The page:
What a difference a year makes.

The Independence Day holiday in 2006 was marred for many in Central Texas because drought conditions prompted widespread restrictions on the sale and use of consumer fireworks. The traditional safety admonitions turned into calls for residents to obey those emergency limitations.

This summer, the weather has swung to the opposite extreme. Heavy rains have led to flooding throughout the state, and as bad as it has been here, conditions are much worse in other parts of Texas. Continued rainfall as included in forecasts for this week could compromise planned fireworks activity during this holiday week.

The normal laws concerning fireworks remain in effect, basically meaning they cannot be used within city limits. But the more restrictive, temporary limits have not been imposed. However, that doesn’t mean the need to ignore safety and courtesy while using consumer fireworks has been lifted.

Fireworks have been part of Independence Day celebrations since the American Revolution. Whether Texans enjoy fireworks they purchase and discharge themselves, or if they watch any of the professionally staged productions planned in area counties Wednesday and at Lake Brownwood Saturday, they are participating in a long-standing American tradition.

But enjoying fireworks means enjoying them responsibly, and that means complying with the restrictions local governing bodies have placed on their use.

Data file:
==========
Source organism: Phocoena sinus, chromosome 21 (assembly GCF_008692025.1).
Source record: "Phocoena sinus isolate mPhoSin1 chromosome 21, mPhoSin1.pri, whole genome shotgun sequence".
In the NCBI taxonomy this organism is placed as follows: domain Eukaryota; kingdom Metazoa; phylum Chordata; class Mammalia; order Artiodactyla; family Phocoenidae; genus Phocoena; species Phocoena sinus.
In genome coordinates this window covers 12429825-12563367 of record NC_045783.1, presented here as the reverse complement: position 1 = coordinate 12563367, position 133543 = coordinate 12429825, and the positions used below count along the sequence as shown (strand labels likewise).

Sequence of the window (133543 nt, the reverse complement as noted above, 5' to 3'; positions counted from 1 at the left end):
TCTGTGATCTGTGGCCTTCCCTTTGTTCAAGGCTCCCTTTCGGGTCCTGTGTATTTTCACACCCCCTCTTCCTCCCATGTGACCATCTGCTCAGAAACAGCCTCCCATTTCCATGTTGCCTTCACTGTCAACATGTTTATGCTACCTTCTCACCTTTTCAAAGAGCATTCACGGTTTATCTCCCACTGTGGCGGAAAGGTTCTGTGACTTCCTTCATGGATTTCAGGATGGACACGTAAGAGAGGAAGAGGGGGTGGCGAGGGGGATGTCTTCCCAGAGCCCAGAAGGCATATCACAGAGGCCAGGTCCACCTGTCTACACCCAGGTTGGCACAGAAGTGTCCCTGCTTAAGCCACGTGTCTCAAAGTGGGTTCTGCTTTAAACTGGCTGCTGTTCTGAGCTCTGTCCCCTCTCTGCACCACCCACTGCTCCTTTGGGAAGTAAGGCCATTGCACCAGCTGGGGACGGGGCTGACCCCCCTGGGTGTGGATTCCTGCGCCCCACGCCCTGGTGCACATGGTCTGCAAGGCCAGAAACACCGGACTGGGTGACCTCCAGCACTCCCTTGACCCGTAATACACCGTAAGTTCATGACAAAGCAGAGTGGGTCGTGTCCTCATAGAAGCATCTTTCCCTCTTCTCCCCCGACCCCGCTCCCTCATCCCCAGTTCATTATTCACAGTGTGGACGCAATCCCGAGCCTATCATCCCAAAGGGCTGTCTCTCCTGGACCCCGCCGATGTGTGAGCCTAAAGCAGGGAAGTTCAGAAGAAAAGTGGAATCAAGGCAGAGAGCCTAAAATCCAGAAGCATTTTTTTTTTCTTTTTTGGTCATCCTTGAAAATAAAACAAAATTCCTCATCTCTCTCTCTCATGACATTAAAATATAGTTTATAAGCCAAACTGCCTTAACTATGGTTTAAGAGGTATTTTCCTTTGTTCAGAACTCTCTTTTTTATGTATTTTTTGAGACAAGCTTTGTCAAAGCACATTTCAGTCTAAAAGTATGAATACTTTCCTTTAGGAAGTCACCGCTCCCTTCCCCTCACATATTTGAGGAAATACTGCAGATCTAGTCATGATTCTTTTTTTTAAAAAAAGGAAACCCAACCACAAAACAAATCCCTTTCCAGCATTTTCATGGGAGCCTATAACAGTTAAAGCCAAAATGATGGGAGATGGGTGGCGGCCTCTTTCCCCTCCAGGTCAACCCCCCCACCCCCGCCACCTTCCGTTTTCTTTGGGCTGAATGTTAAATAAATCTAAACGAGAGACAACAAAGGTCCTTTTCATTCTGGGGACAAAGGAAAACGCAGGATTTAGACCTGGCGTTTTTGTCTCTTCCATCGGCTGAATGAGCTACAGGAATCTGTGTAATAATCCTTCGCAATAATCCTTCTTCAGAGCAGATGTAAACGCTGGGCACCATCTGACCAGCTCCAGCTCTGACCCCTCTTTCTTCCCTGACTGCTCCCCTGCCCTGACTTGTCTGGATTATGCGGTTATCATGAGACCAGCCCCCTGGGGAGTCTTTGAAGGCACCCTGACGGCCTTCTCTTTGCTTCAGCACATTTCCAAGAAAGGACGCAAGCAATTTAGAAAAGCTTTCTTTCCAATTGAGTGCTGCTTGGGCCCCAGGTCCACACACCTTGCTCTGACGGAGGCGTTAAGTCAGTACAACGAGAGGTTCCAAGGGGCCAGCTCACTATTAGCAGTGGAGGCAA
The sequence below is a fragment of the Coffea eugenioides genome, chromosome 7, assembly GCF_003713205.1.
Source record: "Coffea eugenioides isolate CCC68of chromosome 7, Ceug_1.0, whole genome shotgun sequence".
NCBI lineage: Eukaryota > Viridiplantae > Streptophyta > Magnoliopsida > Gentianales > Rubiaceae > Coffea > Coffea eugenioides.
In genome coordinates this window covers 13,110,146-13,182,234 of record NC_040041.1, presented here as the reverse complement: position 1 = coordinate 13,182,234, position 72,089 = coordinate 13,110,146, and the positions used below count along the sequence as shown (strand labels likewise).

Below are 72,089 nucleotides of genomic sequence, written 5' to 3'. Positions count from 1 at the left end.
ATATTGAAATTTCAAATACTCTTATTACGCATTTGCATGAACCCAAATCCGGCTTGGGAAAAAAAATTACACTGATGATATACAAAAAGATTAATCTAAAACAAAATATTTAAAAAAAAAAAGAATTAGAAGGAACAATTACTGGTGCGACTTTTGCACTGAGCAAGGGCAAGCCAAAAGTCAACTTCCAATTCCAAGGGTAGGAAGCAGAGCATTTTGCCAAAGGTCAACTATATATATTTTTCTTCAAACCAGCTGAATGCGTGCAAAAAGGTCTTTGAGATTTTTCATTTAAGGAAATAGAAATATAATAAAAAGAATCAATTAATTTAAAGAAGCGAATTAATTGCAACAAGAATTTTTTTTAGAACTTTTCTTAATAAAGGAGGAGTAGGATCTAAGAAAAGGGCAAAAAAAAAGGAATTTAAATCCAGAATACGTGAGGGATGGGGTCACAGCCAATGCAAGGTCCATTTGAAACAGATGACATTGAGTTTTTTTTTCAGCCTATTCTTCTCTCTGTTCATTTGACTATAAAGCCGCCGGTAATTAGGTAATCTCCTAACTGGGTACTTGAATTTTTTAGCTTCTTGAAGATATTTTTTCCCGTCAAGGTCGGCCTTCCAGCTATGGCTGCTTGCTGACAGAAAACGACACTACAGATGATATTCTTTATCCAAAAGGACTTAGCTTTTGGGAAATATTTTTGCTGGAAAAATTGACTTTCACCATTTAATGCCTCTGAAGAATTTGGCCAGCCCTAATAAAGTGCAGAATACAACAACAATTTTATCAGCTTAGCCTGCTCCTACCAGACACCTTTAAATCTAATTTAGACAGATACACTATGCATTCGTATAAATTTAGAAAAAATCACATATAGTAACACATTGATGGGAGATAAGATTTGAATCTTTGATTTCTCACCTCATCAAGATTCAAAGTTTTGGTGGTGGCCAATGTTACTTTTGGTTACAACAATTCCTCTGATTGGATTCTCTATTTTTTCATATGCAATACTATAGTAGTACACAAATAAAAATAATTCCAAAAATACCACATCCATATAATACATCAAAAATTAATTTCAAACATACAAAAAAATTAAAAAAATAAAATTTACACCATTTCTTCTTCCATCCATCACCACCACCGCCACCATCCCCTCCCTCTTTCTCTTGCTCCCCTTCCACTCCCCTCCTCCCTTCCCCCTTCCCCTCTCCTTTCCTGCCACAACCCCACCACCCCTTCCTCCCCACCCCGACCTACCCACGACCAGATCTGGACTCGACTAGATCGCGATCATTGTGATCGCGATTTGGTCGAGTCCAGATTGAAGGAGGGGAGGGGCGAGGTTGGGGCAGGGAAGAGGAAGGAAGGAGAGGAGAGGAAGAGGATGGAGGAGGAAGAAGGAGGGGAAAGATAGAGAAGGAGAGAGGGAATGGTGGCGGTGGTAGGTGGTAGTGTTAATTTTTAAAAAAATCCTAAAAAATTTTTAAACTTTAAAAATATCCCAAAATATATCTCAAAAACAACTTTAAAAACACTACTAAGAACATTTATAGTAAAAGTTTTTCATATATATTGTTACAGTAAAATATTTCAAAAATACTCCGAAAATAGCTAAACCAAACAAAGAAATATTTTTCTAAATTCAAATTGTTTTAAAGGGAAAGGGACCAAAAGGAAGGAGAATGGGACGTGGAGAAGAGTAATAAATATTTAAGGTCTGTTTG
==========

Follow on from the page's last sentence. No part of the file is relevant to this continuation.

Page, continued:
The National Council on Fireworks Safety reminds all Americans to use common sense whenever lighting fireworks, to never use illegal explosives, to buy only legal fireworks from established and reputable dealers, to never modify fireworks or to combine them, to not mix alcohol and fireworks, to keep a water hose or water bucket handy, and to never let children handle fireworks. Eye protection should also be worn, fireworks should never be fired inside or near buildings, and these materials should never be thrown, pointed or shot toward someone.

Serious fires can result from the illegal or irresponsible use of fireworks, even though the damp conditions this area has experienced will limit that threat somewhat. But eye injuries are often a consequence of improper fireworks use, as well as painful burns. For many, a happy Fourth of July holiday will start with the proper use of fireworks. Following a few precautions will make the celebration end festively.

Brownwood Bulletin